Global Consumer Confidence stayed relatively consistent for more than a year, declining one index point in the second quarter to a score of 96, according to global performance management company Nielsen's Consumer Confidence Index Report.
The Nielsen Consumer Confidence Index measures perceptions of local job prospects, personal finances and immediate spending intentions among more than 30,000 respondents with Internet access in 60 countries. The global survey was fielded May 11-29, 2015, during a time when news of the Greek debt crisis was developing.
The survey found confidence up in China, India, Japan and the Philippines while it showed a decline in 10 other Asia-Pacific countries.
The Philippines showed the biggest quarterly confidence increase of seven index points, rising to a score of 122—the country's highest level on record. Confidence also increased one point each in India (131), China (107) and Japan (83) from the first quarter.
“In China, consumers' desire to spend is growing, especially in the lower-tier cities and in the rural parts of the country,” said Yan Xuan, president, Nielsen Greater China. “The East China region is leading the country's economic transformation with the highest confidence and spending intention levels and where online, offline, traditional and specialty channels are converging and driving upgraded product choices.”
According to the survey, signs of improvement are evident in Europe.Despite the recent Eurozone economic uncertainty, consumer confidence grew throughout the European region in the second quarter, as 21 of 32 markets (65 per cent) were more optimistic than at the start of the year. But confidence in Germany, Europe's largest economy, declined three index points to 97—the first decline in a year. In the U.K., confidence increased two points to 99—the sixth consecutive quarter of increases. Regionally, confidence increased most in the Ukraine (48), rising seven index points from the first quarter, but still leaving the country far below 100, the equilibrium point of pessimism/optimism.
Confidence in Greece, however, declined by 12 index points to 53 - the largest quarterly decrease of the 60 countries in the survey. Confidence also declined by four points in both Ireland (88) and Italy (53).
“Consumer confidence in Eurozone markets has been relatively stable, with the notable exception of Greece. While quantitative easing is largely viewed as doing as intended, Europe is now moving through the Greek debt crisis. A relatively strong starting point for confidence will support consumer spending as the crisis unfolds,” said Louise Keely, senior vice president, Nielsen, and president, The Demand Institute.
The survey found Latin America sliding deeper into a recessionary market. Consumer confidence declined in six of seven Latin American markets with Brazil (81) reporting the steepest drop of seven index points from the first quarter. The decline represents the third consecutive quarter of declines for the region's largest economy, and the score is the lowest Nielsen has ever recorded (the Nielsen Consumer Confidence Index was established in 2005).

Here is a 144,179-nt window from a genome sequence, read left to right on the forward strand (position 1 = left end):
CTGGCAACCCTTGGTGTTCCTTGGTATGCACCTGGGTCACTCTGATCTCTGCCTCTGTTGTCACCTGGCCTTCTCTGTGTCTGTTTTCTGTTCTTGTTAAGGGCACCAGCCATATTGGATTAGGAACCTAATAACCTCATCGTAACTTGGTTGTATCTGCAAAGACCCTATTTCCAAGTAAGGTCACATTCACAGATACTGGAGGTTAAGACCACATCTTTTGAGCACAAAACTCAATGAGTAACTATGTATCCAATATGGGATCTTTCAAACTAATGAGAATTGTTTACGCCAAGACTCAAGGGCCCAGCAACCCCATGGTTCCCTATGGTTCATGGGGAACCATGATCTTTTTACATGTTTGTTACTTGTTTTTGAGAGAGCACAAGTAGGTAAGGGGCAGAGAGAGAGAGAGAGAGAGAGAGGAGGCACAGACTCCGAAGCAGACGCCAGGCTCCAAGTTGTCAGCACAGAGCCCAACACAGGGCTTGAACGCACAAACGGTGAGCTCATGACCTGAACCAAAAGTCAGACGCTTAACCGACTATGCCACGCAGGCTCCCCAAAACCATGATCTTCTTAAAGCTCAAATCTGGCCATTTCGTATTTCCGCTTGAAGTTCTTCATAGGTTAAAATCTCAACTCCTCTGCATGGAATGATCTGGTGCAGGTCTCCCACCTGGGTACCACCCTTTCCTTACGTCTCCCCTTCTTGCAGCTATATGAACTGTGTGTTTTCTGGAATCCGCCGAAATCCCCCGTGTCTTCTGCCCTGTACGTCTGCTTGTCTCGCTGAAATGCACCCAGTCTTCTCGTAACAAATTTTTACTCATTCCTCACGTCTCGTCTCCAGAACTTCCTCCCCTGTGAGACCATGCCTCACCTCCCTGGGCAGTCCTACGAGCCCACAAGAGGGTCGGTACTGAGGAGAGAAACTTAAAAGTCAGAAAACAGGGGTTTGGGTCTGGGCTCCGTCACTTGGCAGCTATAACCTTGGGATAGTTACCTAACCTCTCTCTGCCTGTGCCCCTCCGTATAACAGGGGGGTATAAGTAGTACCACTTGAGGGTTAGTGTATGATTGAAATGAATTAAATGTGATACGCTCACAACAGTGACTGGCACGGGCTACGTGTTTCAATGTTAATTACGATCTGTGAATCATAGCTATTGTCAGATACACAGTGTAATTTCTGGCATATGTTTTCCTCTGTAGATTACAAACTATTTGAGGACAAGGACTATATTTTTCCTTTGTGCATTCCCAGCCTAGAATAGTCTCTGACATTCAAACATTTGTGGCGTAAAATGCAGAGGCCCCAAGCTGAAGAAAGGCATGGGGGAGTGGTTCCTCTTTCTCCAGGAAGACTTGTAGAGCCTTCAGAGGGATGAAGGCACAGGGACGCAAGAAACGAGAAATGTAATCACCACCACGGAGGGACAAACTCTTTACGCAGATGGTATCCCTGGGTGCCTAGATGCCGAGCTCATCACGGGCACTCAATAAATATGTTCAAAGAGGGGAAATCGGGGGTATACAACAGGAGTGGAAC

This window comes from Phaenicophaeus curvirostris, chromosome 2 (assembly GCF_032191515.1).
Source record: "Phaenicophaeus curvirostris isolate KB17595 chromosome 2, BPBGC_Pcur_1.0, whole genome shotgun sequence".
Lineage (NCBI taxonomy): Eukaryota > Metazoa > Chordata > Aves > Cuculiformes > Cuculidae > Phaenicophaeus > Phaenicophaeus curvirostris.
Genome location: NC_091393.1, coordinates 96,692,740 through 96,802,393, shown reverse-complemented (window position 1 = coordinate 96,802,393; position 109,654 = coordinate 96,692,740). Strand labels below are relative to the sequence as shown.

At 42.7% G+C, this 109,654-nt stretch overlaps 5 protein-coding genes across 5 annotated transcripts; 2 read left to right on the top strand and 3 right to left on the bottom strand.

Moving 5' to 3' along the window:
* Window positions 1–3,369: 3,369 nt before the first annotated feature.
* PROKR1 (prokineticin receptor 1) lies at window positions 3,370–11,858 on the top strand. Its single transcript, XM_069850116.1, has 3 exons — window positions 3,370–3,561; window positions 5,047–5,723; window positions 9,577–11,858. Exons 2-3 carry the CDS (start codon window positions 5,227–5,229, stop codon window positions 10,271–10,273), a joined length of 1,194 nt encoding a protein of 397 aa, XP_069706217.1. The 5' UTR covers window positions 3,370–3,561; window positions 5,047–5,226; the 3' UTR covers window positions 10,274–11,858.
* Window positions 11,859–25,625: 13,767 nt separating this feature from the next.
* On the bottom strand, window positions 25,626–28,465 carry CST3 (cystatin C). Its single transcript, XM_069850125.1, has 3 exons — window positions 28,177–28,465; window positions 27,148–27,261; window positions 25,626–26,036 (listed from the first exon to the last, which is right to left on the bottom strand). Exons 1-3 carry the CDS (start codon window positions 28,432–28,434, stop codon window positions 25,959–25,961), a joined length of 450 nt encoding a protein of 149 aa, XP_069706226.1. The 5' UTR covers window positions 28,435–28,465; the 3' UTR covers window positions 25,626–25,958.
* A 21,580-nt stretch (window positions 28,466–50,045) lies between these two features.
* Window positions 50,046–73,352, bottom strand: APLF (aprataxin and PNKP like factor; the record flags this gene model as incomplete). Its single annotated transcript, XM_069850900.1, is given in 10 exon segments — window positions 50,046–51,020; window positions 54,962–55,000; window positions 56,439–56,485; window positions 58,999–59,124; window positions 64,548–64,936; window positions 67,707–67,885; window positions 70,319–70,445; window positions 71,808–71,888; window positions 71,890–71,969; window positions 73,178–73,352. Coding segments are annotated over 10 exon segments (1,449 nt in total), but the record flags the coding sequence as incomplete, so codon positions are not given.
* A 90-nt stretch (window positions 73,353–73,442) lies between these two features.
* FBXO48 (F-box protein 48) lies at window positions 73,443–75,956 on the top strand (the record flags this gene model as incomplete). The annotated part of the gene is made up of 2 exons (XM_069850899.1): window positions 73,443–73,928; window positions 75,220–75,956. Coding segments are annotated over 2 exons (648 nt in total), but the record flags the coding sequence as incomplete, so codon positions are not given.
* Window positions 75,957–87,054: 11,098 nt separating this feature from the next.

In Brazil, sentiment for the three economic indicators hit new lows, as future job prospects declined four percentage points to 23 per cent, personal finances sentiment decreased four percentage points to 56 per cent, and immediate spending intentions declined nine percentage points to 32 per cent. Nearly all Brazilian respondents believe they are in recession, as the sentiment increased five percentage points to 90 per cent from the first quarter.
Peru's index (95) declined four points, followed by declines of three points each in Chile (84) and Venezuela (62). Consumer confidence in Mexico (84) and Colombia (93) declined two and one point, respectively, from the first quarter. Argentina was the only country measured in the region with a confidence boost, rising six points to 81 in the second quarter.
In North America, US consumer confidence decreased six index points in the second quarter to a score of 101, but remained at an above-the-baseline optimistic level. “Confidence in the US remains at elevated levels,” said James Russo, senior vice president, Nielsen Global Consumer Insights. “However, it's an uneven recovery, as more than half of Americans still feel the effects of the recession and nearly 40 per cent are still living paycheque to paycheque.”
Consumer confidence in Canada, however, increased two points to 98, after declining six points in the first quarter. Immediate spending intentions increased four percentage points in the second quarter to 41 per cent, reversing the decline from the first quarter.
Consumer confidence decreased in three of five countries measured in the Middle East/Africa region and held steady in two in the second quarter. At 108, the United Arab Emirates (UAE) had the highest index in the region, but it decreased seven points from the first quarter—the biggest quarterly decline in six years. Confidence declined five points in Egypt to 85 and two points in Saudi Arabia to 105. Confidence levels in Pakistan (102) and South Africa (87) were unchanged from the first quarter.
According to the survey, consumer confidence increased eight index points in Kenya (112) and three points in Nigeria (132) in the second quarter. Conversely, confidence decreased five points in Ghana (94), the second consecutive quarter of declines. The outlook for jobs increased significantly in Nigeria and Kenya, rising 11 and eight percentage points, respectively, from the first quarter. Eighty-five percent of Nigerian respondents and 67 per cent of Kenya respondents believe the state of their personal finances are good/excellent, up two and three percentage points, respectively. Conversely, sentiment for all three indicators declined in Ghana.